This month I decided to shift my story’s attention away from my project to ask two questions I’ve been mulling over. Here’s the first: How can you do more with less? My state has grappled with what many consider crippling cuts over several years to funding for public health care, this year being no different. Million dollar cuts being made to our public hospital system will set off a chain reaction of reductions in patient visits, hospital stays, and chronic disease services, as well as clinician and administrative staff. The public hospital system was set up to provide free care to the poor, under and un-insured in the state, a population that we clearly have and need care. And unfortunately, this population hasn’t declined, so doesn't it seem counterintuitive to say that we need to address healthcare, health disparities, the poor and underserved, while cutting funding to provide needed services year after year?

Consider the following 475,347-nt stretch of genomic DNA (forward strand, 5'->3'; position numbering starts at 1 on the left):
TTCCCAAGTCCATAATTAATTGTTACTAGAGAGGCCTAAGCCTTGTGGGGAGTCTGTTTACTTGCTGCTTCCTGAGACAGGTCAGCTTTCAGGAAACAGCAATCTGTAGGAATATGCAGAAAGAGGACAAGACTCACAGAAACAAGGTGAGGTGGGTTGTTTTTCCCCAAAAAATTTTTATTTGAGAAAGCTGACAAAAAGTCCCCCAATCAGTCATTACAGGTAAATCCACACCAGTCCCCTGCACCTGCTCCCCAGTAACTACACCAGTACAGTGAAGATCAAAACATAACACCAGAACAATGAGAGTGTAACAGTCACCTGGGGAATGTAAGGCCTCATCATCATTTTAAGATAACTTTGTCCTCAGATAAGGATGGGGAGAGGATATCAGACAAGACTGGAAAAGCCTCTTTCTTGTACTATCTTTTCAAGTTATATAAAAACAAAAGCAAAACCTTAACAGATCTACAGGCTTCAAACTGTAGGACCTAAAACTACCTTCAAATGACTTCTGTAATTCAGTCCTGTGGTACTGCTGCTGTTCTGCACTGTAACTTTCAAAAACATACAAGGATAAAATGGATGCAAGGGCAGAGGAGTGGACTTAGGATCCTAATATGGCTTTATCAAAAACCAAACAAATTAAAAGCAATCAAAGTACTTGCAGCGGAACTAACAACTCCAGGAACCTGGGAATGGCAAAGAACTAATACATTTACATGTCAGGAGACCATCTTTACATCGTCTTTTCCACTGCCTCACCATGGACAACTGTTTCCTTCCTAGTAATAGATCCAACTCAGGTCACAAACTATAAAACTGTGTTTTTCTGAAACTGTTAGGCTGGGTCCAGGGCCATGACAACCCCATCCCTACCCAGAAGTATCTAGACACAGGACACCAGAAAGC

Public health needs increased funding, not reductions. Which leads to my second question: Why aren’t we doing more to protect public health funding? I should probably speak for myself. I have been in the public health field now for 11 years working on tobacco control activities (prevention and cessation). I have grown more passionate about my work over time, but must admit I have not taken the kinds of actions that support the field. I have not attended meetings, written letters, called or e-mailed my elected officials on behalf of public health. Aside from my work, I know these types of activities educate and indicate the importance of sustaining healthcare resources for the people who need them most. I’m beginning to recognize that if I don’t begin to participate in the political process, what seems to be a war on the poor, the have not’s, will no long be considered a war, but rather a massacre.
I’m asking these questions because as a public health practitioner, advocate, and at one point patient of the public hospital system, I want to hear others thoughts and experiences. I believe I’m one of many who think about these questions, but have yet to ask or act upon them. So, community of practice, what are your ideas, stories, or examples of what can be done to promote and sustain public health funding?